There’s Nowhere Like Nikko

Nikko is cradled in the mountains of Tochigi prefecture, and is famous for it’s natural beauty, most likely because it’s only 2-3 hours away from Tokyo’s concrete giants. In Nikko it seems no matter which direction you turn there are ranges covered in robust carpet of trees.

Mysterious mountains and Lake Chuzenji

Mysterious mountains and Lake Chuzenji

Nikko is also known as a cultural hotspot, hosting some of Japan’s most well known temples outside of Kyoto. I visited Nikko’s famous Toshogu temple, but I won’t really be talking about it here, because I have to admit something: I’m done with crowded temples overflowing with tourists. A temple or shrine should be a quiet, sacred place and when there are too many crying babies and laughing people and line ups to go everywhere it turns me off, so I can’t say I was particularly moved by Toshogu. Chuzenji on the other hand…

Chuzenji

Chuzenji

When I first stepped on the grounds I instantly liked the atmosphere. The sun was struggling to force some grey light through the cover of clouds above, which threatened rain. Maybe that was why there were so few tourists milling around. A low, gong-like bell was rang out lazily from a tall, pagoda shaped tower. The scent of incense, to me the scent of prayer, rose up in wisps of smoke from an urn in the centre of the main square. Nikko-MonkMy friend and I joined about five or six other people on a tour inside the temple, led by a monk in blue. He explained the history of the temple and the gods enshrined there (all in Japanese), and then led us to an altar and invited everyone to pray. We all stood silent with our heads bowed. A sharp strike with a his stick on a bowl-shaped gong released a low reverberating chime. The sound was almost something tangible, almost breathable. I could feel it vibrating in my ears, feel it seep into my brain where, joined by the soothing smell of incense swimming up my nose, they coaxed my mind to be still for just a moment. This was the tranquil temple experience I had been looking for.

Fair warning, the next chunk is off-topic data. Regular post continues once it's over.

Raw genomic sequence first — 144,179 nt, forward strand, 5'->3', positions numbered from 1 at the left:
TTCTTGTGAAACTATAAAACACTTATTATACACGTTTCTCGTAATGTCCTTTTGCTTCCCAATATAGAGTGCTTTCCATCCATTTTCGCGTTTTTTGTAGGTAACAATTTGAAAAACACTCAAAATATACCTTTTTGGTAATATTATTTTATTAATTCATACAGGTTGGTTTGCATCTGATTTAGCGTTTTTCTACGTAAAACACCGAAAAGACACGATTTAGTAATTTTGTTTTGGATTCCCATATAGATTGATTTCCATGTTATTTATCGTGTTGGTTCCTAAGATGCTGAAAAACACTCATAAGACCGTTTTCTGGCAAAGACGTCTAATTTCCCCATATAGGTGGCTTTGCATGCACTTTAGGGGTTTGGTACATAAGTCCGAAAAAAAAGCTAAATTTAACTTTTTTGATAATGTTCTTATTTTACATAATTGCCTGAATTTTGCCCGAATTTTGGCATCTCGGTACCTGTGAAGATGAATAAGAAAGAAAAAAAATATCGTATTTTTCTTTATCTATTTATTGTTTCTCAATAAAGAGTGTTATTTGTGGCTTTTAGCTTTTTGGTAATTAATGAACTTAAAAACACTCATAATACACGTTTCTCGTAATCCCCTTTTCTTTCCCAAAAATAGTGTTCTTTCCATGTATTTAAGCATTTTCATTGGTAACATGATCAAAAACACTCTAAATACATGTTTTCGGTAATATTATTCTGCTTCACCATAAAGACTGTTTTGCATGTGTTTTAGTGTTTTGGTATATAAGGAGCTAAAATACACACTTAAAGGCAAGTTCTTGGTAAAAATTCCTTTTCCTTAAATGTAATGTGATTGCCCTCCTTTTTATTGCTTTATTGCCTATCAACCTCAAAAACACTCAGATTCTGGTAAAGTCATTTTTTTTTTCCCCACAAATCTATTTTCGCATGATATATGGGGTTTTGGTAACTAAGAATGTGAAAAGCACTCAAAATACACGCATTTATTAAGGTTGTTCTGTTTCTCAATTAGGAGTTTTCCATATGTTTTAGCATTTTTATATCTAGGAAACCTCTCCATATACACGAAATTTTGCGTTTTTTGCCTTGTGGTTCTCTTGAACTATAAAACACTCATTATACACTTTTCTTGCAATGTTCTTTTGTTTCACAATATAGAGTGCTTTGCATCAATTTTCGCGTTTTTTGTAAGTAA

Next we tackled the senjo go hara hiking trail. At first, when I heard about the estimated three hour walking time, I didn’t want to go (Ugh hiiiiikiiing, but I’ll sweeeaaat). But it was highly recommended, so the original plan was that were were gonna do a half-hour mini hike, up to the next bus stop. But once we stepped into the forest and started the trail we decided to see it through to the end, and here’s why:

nikko-hiking

Even the sign at the start warning about bears couldn’t keep me from traversing this wonderland, and the hike was easy, more like a nature walk. There was a river to the left of us for most of the walk. and it’s soft bubbling made pleasant hiking music. But though the walk through the forest was beautiful, it couldn’t even hope to compare to when the trees gave way, and opened up onto the marshlands.

Nikko-Plains-1

No, that’s not a painting above, though at the time I had the dreamlike sensation that I was standing in one, the beauty is so unreal.

We ended the day with a trip to the Yumoto Onsen area. Here there are hot springs so close to the source of heat that there are vents with steam coming right up out of the ground, and the water smells like sulfur. After soaking in an outdoor tub at twilight, the mountains blocky shadows in the distance against a darkening blue sky, I both felt and smelled like a boiled egg. But my skin was tingling with the onsen’s magical powers.

I can’t recommend Nikko enough to any of you looking to come out to Japan. If you get the chance, go!

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